AF: I’m constantly looking for my “zone” as well. I’m constantly trying to change the environment and how I write. What I usually do is use a plugin I’ve not used before. I try to find a new sound and start it with a drone of some sort. I like to start with a title or drone that puts up the atmosphere of the song. It helps me to pick up the electric or acoustic guitar to start strumming on it to get into the vibe. As soon as I pick up on a chord, I get into the mood of the song, and sometimes I babble on, sometimes I record on my phone like complete nonsense. The way I usually write my lyrics, for example, I babble nonsense on my phone and tell myself I got this idea. I’m just writing a melody. I’m just writing from the top of my head. I pick up the nonsense, and I write down what I think I’m saying, and to that, I finish. There’s a bit of an abstract line in the sentences and the lyrics, but then I try to make sense of it in the end. How I do it is I start with a chord, and then I make more sense of it and structure it a bit. If I were a painter, I would paint on the paper and start making sense of it afterward.

CT: Can you see yourself doing something if you weren’t in the music industry?

AF: I’ve thought about this so many times because especially now with COVID-19 and not having a lot to do, and as a musician, you need to think about, “What if there wasn’t this thing to do anymore? What if I needed to do something else?” I feel like maybe I would teach. Maybe I would like to explore that way and teach what I’ve learned in my journey as a musician if there was a place for that. On the side, I would always want to create something. It’s hard to imagine my life without music. I like to paint. I like to draw artistically and create, as well. I want to write a book when I’m older. I don’t read a lot of books. I like the concept of the story, and a book is something I really love. It’s just I’m such a slow reader, and my mind strips up very easily. So that’s something I romanticize about.

CT: Do/did you have a mentor or someone that helped you through this or were you self-taught?

AF: I think I just easily absorb what’s around me, and I grew up with my brother Þórir Georg being a musician and releasing music. He showed me all the music I discovered when I was young. I grew up in a musical family, so I wouldn’t say I’m completely self-taught. I had the need to learn it on my own. When it came to the technical training of things, I studied classical guitar for five years to get my fingers and technical things in place. Other than that, I didn’t learn anything in school, for example. It was like the people around me, my family more.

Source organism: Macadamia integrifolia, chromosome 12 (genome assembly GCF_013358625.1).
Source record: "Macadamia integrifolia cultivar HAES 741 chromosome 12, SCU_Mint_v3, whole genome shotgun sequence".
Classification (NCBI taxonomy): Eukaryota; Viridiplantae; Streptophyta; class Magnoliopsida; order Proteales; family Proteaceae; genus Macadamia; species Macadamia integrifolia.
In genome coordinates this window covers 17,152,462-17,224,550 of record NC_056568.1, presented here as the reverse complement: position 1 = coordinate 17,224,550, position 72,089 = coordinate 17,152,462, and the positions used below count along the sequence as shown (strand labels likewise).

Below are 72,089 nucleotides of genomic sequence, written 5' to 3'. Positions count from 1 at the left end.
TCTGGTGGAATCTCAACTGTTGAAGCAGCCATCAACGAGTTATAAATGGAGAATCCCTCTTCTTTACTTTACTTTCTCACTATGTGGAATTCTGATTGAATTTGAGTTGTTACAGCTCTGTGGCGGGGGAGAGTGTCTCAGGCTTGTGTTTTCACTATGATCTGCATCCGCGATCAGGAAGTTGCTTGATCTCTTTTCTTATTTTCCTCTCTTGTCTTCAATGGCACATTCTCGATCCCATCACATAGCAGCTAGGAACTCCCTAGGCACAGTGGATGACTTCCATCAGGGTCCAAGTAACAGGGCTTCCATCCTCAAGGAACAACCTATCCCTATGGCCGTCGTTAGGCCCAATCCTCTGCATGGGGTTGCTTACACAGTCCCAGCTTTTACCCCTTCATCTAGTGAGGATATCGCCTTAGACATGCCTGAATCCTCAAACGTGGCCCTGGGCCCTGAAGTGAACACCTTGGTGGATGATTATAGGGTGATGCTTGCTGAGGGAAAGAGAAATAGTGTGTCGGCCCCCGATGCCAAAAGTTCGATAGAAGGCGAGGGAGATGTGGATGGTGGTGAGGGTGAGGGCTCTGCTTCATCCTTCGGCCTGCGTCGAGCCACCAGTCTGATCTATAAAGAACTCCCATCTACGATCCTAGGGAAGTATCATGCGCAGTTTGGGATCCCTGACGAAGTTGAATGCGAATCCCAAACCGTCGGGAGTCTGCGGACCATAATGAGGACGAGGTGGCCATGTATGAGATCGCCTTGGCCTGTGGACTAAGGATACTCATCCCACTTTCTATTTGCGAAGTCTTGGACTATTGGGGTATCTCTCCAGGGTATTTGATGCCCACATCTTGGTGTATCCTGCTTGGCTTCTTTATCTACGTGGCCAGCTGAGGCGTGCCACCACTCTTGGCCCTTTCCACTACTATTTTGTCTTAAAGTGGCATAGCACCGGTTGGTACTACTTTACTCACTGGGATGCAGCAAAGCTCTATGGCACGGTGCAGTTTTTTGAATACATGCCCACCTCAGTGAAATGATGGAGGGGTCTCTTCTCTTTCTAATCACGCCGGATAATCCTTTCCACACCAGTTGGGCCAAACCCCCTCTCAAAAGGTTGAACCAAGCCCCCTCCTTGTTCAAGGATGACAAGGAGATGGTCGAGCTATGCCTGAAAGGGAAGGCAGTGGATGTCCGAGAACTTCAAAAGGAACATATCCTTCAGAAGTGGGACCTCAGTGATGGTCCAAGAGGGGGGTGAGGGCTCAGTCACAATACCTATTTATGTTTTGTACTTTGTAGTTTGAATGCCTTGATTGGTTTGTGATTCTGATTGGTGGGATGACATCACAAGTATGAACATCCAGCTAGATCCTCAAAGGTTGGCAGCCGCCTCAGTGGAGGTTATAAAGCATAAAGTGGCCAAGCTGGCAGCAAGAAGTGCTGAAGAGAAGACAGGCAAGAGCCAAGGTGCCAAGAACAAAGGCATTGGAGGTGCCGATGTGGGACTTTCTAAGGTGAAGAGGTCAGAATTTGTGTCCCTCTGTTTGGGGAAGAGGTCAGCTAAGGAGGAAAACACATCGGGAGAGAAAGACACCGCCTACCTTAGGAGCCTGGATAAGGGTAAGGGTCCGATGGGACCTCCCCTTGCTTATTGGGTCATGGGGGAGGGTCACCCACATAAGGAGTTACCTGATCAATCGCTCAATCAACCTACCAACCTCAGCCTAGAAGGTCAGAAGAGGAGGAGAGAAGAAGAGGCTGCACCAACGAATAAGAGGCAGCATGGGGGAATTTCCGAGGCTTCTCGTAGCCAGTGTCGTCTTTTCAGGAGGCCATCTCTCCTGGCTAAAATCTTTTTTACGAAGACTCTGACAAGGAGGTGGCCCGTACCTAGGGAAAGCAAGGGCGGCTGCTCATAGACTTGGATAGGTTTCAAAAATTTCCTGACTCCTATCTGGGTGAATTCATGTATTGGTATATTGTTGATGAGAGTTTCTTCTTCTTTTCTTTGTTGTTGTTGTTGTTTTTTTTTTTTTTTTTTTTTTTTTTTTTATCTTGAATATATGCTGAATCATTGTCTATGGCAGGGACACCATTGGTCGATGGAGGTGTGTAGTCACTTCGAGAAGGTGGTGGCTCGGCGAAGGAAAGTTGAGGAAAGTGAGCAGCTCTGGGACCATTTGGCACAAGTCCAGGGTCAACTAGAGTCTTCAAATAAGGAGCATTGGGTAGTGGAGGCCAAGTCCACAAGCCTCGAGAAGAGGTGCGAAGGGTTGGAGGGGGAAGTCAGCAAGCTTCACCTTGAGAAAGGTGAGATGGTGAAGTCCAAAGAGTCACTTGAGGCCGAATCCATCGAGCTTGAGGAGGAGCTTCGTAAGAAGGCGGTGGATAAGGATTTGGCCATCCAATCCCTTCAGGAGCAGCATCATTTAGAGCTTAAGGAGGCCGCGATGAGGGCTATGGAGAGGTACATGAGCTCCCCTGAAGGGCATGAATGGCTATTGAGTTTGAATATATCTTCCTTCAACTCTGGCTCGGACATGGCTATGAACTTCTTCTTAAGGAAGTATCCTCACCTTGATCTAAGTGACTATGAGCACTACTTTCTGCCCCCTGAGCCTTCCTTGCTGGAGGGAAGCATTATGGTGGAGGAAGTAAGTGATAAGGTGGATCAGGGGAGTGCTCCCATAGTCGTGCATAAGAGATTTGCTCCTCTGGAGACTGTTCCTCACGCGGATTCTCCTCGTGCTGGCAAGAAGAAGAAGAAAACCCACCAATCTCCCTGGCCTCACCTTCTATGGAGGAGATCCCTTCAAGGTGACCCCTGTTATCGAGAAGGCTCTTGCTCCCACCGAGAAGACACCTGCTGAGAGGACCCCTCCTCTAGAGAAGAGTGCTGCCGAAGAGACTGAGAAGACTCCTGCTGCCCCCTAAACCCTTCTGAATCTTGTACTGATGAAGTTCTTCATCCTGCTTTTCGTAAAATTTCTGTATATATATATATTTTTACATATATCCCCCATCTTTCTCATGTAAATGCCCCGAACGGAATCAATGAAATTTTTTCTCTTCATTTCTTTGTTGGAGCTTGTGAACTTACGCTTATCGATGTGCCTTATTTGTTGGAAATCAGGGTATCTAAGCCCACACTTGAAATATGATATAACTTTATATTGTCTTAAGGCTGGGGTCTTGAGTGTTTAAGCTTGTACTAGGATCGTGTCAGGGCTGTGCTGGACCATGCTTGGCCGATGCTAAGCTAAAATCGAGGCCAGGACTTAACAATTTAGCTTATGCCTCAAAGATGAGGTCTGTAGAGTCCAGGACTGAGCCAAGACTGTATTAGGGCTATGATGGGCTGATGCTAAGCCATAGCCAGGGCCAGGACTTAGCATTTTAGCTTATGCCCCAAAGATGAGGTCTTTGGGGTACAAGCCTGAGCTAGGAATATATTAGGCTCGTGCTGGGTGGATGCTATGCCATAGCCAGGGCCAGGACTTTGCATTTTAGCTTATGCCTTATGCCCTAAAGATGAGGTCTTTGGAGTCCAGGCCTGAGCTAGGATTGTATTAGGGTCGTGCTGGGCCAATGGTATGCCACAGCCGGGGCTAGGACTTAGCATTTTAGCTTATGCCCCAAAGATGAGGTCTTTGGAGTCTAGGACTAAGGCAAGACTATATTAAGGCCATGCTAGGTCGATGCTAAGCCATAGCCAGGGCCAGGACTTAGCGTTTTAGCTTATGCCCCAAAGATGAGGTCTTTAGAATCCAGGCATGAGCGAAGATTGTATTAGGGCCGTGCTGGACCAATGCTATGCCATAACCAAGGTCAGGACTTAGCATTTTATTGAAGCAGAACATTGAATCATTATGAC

CT: What’s your favorite song to perform that you’ve written?

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AF: With a band, “City Dream” is my favorite song to play. When I’m alone, I think “Tourist” from the new record. My favorite song from my new album to listen to is probably “Still Awake,” which is unreleased now. It has a similar vibe to “City Dream.”

CT: What has the music industry taught you about yourself?

AF: I feel like I started so young I didn’t know anything about it. I learned it from experiencing it, so it definitely taught me a lot. I used to not need to be responsible for a lot. I used to like my old label responsibility for things and how my old manager took responsibility for things. Now I want to be responsible for the things that I’m doing. I don’t like putting it on other people. That’s what I’ve learned the most is being independent. Not in the sense nobody can touch what I’m doing, but I need to be aware of what’s going on the business side of things.

CT: Where do you see yourself going with your music in the future?

AF: I want to reach more people and tour more. That’s the ultimate dream to tour with my band and be able to control the touring schedule a bit. It would be a dream to tour half the year. I guess I would have to be a bit bigger than I am now to be in that position. I think that’s my biggest dream. I don’t think about a lot of other goals and achievements than doing music more than I currently do.

Sources: Europa VoxFMS MagazineInstagramMathworksNettwerk Music GroupYouTube